As a closing thought on the game, I think Pitt also got a big assist from the weather and schedule on this one. I don't know that the wet conditions helped Pitt all that much but that combined with a noon start really resulted in a lackluster crowd. Some of them my have stayed home after the team's debacle last week against East Carolina, but even the ones that were there were uncharacteristically muted. Enter Sandman got people sort of involved at kickoff but the crowd, which is often a hostile one, was really out of it. "Let's go Pitt" chants were even audibly heard when Pitt got out to a 10-0 start. I can't help but think a game at night under good weather conditions would have made things a little more difficult.

So where are we now? The good news is that the team is in pretty good shape.

There are very real concerns on offense, but if you take the big picture, it's actually pretty good. Pitt is 3-1 at this point and that's where many of us figured they'd be at this stage of the season. They not only got the all-important split against Iowa and Virginia Tech in two road games, they won the far more important one of the two. It would have been nice to defeat the Hawkeyes, but the win over the Hokies in the ACC was just the one they needed more. The team is 1-0 in ACC play and with Virginia at home next week during Homecoming, they will have a great shot to start 4-1. If you wouldn't sign up for that at the beginning of the season, I'd question your intelligence.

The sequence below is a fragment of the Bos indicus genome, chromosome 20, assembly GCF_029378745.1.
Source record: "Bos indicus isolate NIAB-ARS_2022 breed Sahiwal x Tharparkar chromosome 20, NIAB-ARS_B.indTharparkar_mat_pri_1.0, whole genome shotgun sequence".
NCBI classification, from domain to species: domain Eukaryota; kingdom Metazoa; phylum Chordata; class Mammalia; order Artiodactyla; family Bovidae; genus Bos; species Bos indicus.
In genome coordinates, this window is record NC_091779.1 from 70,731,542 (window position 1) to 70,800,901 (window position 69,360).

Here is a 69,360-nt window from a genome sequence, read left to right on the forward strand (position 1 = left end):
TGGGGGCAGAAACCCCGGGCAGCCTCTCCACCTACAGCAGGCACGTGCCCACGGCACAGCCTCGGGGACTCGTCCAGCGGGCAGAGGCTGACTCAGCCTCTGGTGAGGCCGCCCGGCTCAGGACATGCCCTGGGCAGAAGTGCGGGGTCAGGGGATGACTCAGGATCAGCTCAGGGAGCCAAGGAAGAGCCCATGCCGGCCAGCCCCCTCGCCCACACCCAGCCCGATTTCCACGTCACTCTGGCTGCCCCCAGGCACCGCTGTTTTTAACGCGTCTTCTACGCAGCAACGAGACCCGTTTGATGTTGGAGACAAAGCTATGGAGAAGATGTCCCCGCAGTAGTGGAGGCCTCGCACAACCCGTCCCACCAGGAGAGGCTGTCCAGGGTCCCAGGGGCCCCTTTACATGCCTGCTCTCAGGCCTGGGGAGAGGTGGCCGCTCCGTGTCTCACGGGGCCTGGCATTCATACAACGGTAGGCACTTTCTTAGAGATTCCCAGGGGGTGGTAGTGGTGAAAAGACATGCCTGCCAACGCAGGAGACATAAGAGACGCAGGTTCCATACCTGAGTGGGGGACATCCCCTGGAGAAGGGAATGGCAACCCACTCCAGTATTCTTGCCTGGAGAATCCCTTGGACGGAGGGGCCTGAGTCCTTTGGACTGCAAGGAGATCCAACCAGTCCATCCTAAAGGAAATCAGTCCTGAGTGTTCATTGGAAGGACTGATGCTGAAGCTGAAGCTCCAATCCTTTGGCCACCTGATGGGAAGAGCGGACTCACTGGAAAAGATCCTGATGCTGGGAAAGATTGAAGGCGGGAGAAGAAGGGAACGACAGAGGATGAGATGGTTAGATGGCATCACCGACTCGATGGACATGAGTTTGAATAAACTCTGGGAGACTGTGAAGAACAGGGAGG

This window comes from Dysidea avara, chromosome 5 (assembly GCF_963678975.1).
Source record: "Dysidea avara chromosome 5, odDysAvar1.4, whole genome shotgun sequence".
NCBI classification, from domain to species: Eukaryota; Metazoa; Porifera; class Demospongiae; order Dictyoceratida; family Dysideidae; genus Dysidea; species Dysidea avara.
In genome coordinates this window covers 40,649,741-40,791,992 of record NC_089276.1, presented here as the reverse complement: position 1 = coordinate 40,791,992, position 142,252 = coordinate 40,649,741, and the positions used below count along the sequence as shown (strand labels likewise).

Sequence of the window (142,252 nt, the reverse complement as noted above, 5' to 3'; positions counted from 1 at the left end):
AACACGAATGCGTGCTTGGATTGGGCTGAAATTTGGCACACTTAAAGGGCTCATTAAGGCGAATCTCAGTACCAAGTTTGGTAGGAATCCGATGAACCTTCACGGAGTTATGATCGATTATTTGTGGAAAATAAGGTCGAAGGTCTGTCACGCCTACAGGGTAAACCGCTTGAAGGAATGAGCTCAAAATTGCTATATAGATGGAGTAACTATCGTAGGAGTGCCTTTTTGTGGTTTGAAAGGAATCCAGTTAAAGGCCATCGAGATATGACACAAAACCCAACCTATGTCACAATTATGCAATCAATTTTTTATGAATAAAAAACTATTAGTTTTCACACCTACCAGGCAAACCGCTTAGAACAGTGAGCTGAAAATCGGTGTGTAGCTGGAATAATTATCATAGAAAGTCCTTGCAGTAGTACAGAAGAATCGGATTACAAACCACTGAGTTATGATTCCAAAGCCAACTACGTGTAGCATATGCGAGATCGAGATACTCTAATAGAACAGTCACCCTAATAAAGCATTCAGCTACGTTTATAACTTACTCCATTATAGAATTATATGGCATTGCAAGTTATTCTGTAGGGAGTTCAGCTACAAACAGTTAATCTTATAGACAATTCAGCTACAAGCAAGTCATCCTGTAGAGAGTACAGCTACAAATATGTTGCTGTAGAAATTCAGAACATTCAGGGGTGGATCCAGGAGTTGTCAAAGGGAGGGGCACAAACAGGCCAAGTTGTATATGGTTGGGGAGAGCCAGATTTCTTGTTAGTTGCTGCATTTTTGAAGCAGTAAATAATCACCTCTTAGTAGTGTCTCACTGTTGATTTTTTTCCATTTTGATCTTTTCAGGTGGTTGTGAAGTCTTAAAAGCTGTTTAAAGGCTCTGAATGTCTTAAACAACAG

Pitt has some problems on offense and still remains unsettled there, but at 3-1, the team is right where they need to be.